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Lake County and Cook County Divorce Law Blog

How can I uncover an offshore account in a divorce?

When you are involved in a high asset divorce in Illinois, there is always a concern about your spouse possibly hiding assets. This can be done in a variety of ways, but a common approach is to put money in an offshore account. You have to uncover the money if you wish for it to be considered by the court when your assets are divided, so you can get what is owed to you under the law.

According to Forbes, setting up an offshore account usually involves getting a second passport and visiting the country to open the account. If your spouse gets a second passport, it will be done secretly so he or she can visit the country with the country while remaining undetected. Other aspects of maintaining this account are also done secretly and through means that can be difficult to trace.

Custody regulations for moving to a different location

After a divorce in Illinois, one parent is typically granted physical custody of any children. This parent is who the children live with the majority of the time and who has general decision-making responsibly over the children on a day-to-day basis. If the parent decides to move and relocate the children, certain steps may need to be followed.

According to the Illinois General Assembly, a parent who wishes to relocate with the children must give notice at least 60 days in advance. The notice must be signed by the other parent and submitted to the court. Not providing this notice can be cause for the court to intervene. The other parent may object to the move, which would also trigger a court intervention.

Child support modification process

Illinois child support orders are not set in stone. According to the Department of Health and Family Services, substantial changes in circumstances can because for a child support modification request. In addition, every case can be modified every three years. Support may be increased, reduced or, in some cases, ended. First, a case must be reviewed, which involves checking into financial information and other related facts, such as employment.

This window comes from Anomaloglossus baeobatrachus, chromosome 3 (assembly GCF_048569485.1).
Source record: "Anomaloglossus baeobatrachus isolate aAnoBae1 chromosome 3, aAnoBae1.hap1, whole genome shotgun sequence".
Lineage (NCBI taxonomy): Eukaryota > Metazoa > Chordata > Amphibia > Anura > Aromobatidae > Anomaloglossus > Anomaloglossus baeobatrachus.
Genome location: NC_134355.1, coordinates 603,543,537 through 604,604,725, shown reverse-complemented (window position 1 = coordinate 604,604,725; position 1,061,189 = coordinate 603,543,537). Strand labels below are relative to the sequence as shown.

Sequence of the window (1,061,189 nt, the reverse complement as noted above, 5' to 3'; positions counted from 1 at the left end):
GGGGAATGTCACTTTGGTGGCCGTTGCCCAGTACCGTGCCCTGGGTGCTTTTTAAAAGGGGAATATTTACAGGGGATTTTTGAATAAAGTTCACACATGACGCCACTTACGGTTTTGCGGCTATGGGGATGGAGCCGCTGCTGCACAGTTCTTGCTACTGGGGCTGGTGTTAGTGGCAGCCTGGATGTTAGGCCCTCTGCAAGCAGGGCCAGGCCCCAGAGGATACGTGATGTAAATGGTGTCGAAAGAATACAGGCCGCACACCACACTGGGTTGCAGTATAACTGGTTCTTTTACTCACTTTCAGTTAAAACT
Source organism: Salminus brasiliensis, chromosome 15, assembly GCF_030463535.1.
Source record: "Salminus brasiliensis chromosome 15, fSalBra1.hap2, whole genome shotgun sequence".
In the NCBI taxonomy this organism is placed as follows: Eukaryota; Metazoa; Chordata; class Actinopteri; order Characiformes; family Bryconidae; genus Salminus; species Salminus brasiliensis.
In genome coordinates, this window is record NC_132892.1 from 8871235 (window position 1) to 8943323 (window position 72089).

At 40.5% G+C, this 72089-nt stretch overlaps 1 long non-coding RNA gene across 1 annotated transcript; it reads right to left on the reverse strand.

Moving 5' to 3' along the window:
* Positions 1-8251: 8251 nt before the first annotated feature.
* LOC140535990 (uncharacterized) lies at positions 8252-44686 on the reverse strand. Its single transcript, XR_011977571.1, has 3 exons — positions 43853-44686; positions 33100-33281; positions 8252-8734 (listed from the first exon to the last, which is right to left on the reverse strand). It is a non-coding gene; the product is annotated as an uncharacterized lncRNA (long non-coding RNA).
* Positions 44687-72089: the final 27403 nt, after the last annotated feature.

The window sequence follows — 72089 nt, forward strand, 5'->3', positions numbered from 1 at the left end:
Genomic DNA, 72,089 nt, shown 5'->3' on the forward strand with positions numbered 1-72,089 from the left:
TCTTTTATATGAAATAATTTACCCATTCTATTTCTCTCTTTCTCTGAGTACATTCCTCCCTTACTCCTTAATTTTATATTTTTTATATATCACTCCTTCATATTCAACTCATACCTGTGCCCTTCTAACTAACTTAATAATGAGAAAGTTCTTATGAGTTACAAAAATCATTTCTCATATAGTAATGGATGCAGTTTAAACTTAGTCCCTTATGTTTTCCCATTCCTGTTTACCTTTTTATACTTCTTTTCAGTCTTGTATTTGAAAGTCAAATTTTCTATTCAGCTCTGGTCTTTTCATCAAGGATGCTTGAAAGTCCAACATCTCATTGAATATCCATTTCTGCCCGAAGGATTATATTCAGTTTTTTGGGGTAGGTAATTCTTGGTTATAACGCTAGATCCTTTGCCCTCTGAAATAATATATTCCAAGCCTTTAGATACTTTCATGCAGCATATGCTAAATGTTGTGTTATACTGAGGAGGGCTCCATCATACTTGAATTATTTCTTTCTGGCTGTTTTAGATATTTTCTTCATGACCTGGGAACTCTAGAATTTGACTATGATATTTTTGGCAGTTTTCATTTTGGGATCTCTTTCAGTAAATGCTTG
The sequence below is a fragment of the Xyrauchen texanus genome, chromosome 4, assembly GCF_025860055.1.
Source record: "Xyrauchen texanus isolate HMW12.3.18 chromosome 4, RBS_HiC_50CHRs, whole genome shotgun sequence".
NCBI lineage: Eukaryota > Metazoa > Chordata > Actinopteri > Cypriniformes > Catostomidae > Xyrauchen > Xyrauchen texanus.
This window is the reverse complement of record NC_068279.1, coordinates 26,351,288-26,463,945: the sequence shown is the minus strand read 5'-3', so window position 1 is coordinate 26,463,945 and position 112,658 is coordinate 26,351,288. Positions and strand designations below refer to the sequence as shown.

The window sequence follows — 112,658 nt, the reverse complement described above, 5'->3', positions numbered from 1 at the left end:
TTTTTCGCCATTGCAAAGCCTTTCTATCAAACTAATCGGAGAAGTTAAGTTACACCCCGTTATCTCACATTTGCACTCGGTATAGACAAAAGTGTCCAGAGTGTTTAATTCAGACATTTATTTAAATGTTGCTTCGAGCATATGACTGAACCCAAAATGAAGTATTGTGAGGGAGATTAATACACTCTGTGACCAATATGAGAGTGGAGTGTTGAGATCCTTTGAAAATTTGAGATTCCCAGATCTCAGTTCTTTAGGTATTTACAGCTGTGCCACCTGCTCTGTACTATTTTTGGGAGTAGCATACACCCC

According to Illinois Legal Aid, changes in a child support order can only be made by going to court. It takes a judge to rule on any changes for them to be enforced. In addition, if it is not time within the three-year window for a modification, there must be substantial changes in order to get the case before a court. Changes that would fall under this definition include the loss of a job, paternity being called into question, an increase or decrease in income and changes in the needs of the child.

Classifying property in an Illinois divorce

If you are getting a divorce in Illinois, then it is a good idea to become familiar with the state’s property division laws. At Lois Kulinsky & Associates, LTD, we understand that it can be difficult to understand the difference between marital and non-marital property. However, understanding how the laws defines each type of property is essential when navigating your divorce.

According to the Illinois General Assembly, the court considers many factors when dividing property. It will divide property on the basis of fairness, which is determined by looking at things such as your economic situation, if you have obligations to a prior marriage, contributions you made towards the property, the involvement of children and how long you were married.

Uncovering hidden assets takes a little detective work

Would you know if your spouse was hiding assets from you? If you have not taken a lot of interest in your marital finances, it is very possible that he or she has accounts or property of which you may not be aware. If you are going through the divorce process, you may be getting the short end of the stick -- so to speak -- in your final settlement unless you are able to uncover these hidden assets.

In Illinois and elsewhere, it is illegal to hide or withhold property or earnings during a divorce. Unless property is separate or protected in a prenuptial agreement, all marital assets must be accounted for and available for division.

Taxes and alimony

Every year, you have to file your taxes, and if you pay or receive alimony in Illinois, you may be wondering how you report it to the IRS. The short answer is that you must report it, but the IRS may define alimony a bit differently than you or the courts. At Lois Kulinsky & Associates, Ltd., we understand that this can be a little difficult to understand. However, it is essential to make sure you are clear on how to report alimony on your taxes.